Police chief suspended over denials that children were murdered
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Jersey's most senior police officer was suspended on Wednesday after detectives on his force said there was no indication that murder had been committed at a former children's care facility under investigation for abuse allegations.
LONDON - Jersey's most senior police officer has been suspended after his force said no murders had been committed at a former children's care home at the centre of a massive abuse inquiry.
Jersey Home Affairs Minister Andrew Lewis said on Wednesday he had suspended Chief Police Officer Graham Power pending an investigation into his role in the inquiry.
"It is evident that we didn't receive all the information about the historic abuse inquiry that we should have received, and that some aspects of this critically important police investigation have not been conducted properly," Lewis said.
"While we welcome the conclusion of the police that there was no evidence of any murders having taken place, we need to understand, and will establish, why this was not made apparent earlier on in the investigation."
At a news conference, detectives said information put out by police about finds at the home which indicated that children might have been killed and then buried at the Haut de la Garenne home were inaccurate.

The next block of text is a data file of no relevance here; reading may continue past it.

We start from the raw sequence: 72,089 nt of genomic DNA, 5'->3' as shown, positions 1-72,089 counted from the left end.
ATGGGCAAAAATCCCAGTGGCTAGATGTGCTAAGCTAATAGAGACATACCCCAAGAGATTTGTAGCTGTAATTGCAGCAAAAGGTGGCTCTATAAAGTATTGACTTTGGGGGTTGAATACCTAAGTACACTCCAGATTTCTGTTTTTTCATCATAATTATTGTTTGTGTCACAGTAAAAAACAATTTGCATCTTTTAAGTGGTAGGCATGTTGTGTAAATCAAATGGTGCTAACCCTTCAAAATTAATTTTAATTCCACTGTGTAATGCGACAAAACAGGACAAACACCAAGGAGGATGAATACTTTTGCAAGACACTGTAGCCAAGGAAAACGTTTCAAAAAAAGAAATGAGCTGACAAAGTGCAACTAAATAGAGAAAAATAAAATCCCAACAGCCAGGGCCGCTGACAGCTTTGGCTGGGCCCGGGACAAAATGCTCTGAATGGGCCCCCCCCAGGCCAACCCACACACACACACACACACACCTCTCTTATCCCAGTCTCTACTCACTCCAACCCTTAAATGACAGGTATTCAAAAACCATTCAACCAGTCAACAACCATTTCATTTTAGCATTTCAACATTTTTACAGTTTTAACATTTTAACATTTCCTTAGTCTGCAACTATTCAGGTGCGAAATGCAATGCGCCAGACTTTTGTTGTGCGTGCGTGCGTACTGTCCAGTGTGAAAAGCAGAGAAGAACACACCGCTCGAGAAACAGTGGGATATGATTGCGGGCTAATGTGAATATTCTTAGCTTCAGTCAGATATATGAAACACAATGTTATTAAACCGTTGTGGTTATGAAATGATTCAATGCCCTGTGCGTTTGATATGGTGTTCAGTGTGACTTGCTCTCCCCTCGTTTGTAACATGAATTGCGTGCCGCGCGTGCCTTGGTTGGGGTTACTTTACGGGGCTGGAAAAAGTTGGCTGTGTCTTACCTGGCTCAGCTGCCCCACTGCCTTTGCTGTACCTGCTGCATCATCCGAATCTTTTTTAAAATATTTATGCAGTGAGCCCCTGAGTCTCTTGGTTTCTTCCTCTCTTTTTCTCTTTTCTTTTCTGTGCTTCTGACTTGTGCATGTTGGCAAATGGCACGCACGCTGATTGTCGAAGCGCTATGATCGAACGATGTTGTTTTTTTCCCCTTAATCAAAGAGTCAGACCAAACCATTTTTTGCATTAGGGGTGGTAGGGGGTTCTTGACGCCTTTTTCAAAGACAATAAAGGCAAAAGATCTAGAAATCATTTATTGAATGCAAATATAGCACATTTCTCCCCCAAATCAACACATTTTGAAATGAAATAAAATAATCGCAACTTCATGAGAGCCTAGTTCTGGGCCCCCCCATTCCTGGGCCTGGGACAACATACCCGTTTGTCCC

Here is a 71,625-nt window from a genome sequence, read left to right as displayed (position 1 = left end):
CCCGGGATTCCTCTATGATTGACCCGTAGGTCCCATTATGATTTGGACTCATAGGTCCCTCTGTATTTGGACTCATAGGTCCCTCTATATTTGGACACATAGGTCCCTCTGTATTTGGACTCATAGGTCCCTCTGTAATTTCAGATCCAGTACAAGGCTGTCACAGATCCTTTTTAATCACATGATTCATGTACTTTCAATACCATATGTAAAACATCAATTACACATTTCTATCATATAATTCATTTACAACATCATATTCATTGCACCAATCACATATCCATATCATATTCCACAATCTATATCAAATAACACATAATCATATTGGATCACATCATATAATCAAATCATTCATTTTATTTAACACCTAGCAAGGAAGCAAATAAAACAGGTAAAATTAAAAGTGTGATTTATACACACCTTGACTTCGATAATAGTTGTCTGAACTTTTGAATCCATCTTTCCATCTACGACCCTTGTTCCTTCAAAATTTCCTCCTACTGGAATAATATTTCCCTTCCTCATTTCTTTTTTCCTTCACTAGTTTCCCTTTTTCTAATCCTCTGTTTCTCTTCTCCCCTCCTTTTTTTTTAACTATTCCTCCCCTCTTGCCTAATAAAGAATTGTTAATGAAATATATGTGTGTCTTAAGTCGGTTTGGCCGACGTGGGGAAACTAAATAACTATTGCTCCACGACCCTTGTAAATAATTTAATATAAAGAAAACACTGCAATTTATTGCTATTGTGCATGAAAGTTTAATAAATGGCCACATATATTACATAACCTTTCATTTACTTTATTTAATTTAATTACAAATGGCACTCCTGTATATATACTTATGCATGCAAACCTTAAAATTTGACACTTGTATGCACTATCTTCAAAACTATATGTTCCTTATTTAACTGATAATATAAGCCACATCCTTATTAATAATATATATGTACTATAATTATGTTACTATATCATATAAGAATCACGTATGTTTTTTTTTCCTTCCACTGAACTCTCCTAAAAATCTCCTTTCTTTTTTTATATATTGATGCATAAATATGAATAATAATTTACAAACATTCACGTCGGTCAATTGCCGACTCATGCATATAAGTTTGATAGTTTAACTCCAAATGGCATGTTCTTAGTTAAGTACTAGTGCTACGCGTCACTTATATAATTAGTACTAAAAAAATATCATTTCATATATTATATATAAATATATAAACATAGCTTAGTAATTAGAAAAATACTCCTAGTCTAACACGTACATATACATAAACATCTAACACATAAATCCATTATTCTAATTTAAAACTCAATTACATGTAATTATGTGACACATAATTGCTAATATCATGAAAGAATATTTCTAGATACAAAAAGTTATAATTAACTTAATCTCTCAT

"We regret this," said Jersey's Deputy Police Chief David Warcup. "At this point in time, our assessment is that the forensic recoveries do not indicate that there have been murders of children or other persons at Haut de la Garenne.
"Nor do we believe the evidence indicates that bodies have been destroyed buried or hidden."
Many of the bones which detectives said suggested they were dealing with a possible murder inquiry had been found to be either not human or dating from as far back as 1470.
Warcup said there were no reports of any missing persons, no allegations of murder and no suspects. However he said the investigation into alleged child abuse would go on.
Haut de la Garenne closed as a children's home in 1986. The historical abuse inquiry began in 2006, looking at allegations of offences made by about 100 people dating back to the 1950s.
However it came to prominence in February this year after police said they had found a child's body. In May, they said the discovery of human remains such as children's teeth and bone fragments, could lead to a murder investigation.
So far three people have been charged with sexual offences against young boys and girls as part of the inquiry, which has involved detailed searches of cellars at the home.
The former detective in charge of the probe, Lenny Harper, has criticised Jersey's legal system and there have been accusations that the island's judicial authorities were involved in an attempted cover-up.
However, Warcup said such criticisms were both unfounded, unhelpful and could jeopardise future trials.
"I'm also of the opinion that speculation and uninformed comment will also be shown to have had a detrimental impact on the inquiry and may indeed have had an impact on public confidence in the criminal justice system in Jersey, he said.
Harper told the BBC it was "unfortunate" that the statements would detract from the fact that serious abuse had taken place at the home.
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